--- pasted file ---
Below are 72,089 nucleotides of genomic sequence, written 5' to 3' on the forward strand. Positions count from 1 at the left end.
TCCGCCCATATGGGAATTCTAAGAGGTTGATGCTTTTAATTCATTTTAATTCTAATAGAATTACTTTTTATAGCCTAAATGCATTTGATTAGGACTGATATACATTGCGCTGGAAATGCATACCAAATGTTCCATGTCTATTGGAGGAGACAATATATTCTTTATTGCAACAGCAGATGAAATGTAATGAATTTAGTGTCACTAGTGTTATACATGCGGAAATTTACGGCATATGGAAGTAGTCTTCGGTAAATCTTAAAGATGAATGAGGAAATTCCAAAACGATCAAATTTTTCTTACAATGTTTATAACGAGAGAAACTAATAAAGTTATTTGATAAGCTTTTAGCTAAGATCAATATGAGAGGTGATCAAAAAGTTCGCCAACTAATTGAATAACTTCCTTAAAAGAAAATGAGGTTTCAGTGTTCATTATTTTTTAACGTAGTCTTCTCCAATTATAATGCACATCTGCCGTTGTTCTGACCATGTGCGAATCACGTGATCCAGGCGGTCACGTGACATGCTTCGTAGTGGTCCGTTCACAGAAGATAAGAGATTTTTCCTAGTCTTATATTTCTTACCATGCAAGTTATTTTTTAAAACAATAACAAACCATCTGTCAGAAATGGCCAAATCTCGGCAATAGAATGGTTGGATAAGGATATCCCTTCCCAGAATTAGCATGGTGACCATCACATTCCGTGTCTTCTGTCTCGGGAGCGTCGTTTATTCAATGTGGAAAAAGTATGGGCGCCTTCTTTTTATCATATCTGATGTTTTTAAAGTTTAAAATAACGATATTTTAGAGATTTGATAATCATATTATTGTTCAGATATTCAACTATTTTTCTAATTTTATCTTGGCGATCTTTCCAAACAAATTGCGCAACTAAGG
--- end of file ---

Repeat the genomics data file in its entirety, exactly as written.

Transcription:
Below are 72,089 nucleotides of genomic sequence, written 5' to 3' on the forward strand. Positions count from 1 at the left end.
TCCGCCCATATGGGAATTCTAAGAGGTTGATGCTTTTAATTCATTTTAATTCTAATAGAATTACTTTTTATAGCCTAAATGCATTTGATTAGGACTGATATACATTGCGCTGGAAATGCATACCAAATGTTCCATGTCTATTGGAGGAGACAATATATTCTTTATTGCAACAGCAGATGAAATGTAATGAATTTAGTGTCACTAGTGTTATACATGCGGAAATTTACGGCATATGGAAGTAGTCTTCGGTAAATCTTAAAGATGAATGAGGAAATTCCAAAACGATCAAATTTTTCTTACAATGTTTATAACGAGAGAAACTAATAAAGTTATTTGATAAGCTTTTAGCTAAGATCAATATGAGAGGTGATCAAAAAGTTCGCCAACTAATTGAATAACTTCCTTAAAAGAAAATGAGGTTTCAGTGTTCATTATTTTTTAACGTAGTCTTCTCCAATTATAATGCACATCTGCCGTTGTTCTGACCATGTGCGAATCACGTGATCCAGGCGGTCACGTGACATGCTTCGTAGTGGTCCGTTCACAGAAGATAAGAGATTTTTCCTAGTCTTATATTTCTTACCATGCAAGTTATTTTTTAAAACAATAACAAACCATCTGTCAGAAATGGCCAAATCTCGGCAATAGAATGGTTGGATAAGGATATCCCTTCCCAGAATTAGCATGGTGACCATCACATTCCGTGTCTTCTGTCTCGGGAGCGTCGTTTATTCAATGTGGAAAAAGTATGGGCGCCTTCTTTTTATCATATCTGATGTTTTTAAAGTTTAAAATAACGATATTTTAGAGATTTGATAATCATATTATTGTTCAGATATTCAACTATTTTTCTAATTTTATCTTGGCGATCTTTCCAAACAAATTGCGCAACTAAGG